- Cons: Laminate can sometimes look and feel like plastic, and you won’t be able to sand it down and refinish it the way you can with solid wood flooring. This flooring option also isn’t ideal for kitchens or bathrooms. “Laminate floors are susceptible to moisture from food and water spills and can be marked and dented when things are dropped,” Holmes said. Laminate is also prone to shifting and small cracks between the boards with changes in humidity or traction movement.
- What is it? “There are two options for hardwood — solid or engineered. Solid hardwood is just how it sounds; it’s milled from solid wood, and there are both finished and unfinished options,” Horn said. “Engineered hardwood is real hardwood with a plywood, medium-density fiberboard (MDF) or lumber core. This core means that it is more stable than solid hardwood and can be used in any level of the home.”
- Pros: Hardwood floors offer a classic, timeless look and there are several types from which to choose. “Hardwoods come in a wide variety of species and each species has a different hardness rating, meaning some are more or less durable than others,” Horn said.
- Cons: Similar to laminate, hardwood flooring isn’t a great option for kitchens or bathrooms. The process of installing hardwood floors is also a bit more time intensive and expensive than some of the other flooring options.
- What is it? This synthetic flooring option comes in sheet and tile options.
- Pros: Vinyl is waterproof, so it's ideal for bathrooms, basements or anywhere else hardwood and laminate isn't recommended. It's also easy to DIY and affordable.
- Cons: Vinyl isn't as durable as a flooring option like hardwood.
- What is it? Tile flooring comes in a variety of colors and materials (like porcelain).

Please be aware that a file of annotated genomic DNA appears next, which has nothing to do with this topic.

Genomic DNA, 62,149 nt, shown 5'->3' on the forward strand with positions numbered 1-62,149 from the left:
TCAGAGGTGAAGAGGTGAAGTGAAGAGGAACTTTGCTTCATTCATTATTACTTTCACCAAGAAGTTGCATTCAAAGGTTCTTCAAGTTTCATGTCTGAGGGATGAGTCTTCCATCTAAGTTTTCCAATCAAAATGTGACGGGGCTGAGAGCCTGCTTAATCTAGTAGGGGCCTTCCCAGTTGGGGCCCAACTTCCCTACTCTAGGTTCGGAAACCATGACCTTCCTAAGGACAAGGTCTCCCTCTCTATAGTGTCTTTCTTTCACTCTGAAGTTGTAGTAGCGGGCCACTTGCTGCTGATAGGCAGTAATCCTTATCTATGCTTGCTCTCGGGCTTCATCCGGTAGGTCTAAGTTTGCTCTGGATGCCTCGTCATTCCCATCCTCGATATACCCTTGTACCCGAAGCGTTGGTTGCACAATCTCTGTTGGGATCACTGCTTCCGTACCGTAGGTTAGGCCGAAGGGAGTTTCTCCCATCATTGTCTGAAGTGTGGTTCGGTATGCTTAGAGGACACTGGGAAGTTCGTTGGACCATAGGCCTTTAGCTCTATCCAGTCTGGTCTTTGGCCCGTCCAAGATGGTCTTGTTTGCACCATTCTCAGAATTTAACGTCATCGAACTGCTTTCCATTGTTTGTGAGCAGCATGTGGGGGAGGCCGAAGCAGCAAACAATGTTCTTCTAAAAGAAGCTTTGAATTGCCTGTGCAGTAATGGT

- Pros: Tile is perfect for an indoor-outdoor living space. Porcelain tiles are also one of the more durable flooring options. ""They are easy to clean, with no off-gassing, and last for years," Holmes said. "I like porcelain better than ceramic tile: It’s less porous and more resistant to moisture, more dense so it can handle heavier loads and the color of tile is continuous all the way through, so chips and cracks are almost invisible." Tile is ideal for any high-traffic area and rooms that are close to a water source, like a kitchen, bathroom or laundry room.
- Cons: Tiles are one of the hardest flooring options to install.
Different types of flooring = different installation process
The way you install your flooring will certainly depend on which material you're working with, but every installation process starts the same way: prep time.
"Once you’ve gathered all your tools and materials, the project starts with surface prep. You might be able to go right over the existing floor, if it’s stable and sound, but some patching will probably be required to level out the surface," DiClerico said. "After the surface has been prepped, you’re ready to map out the pattern. The calculations will depend on the size and shape of your tiles, strips or boards."
Some types of flooring also need to get used to their new surroundings before getting installed.
"If the floor requires acclimation, lay the flooring flat and leave it in the room(s) it will be installed in to acclimate for the amount of time listed in the installation guide," Horn said.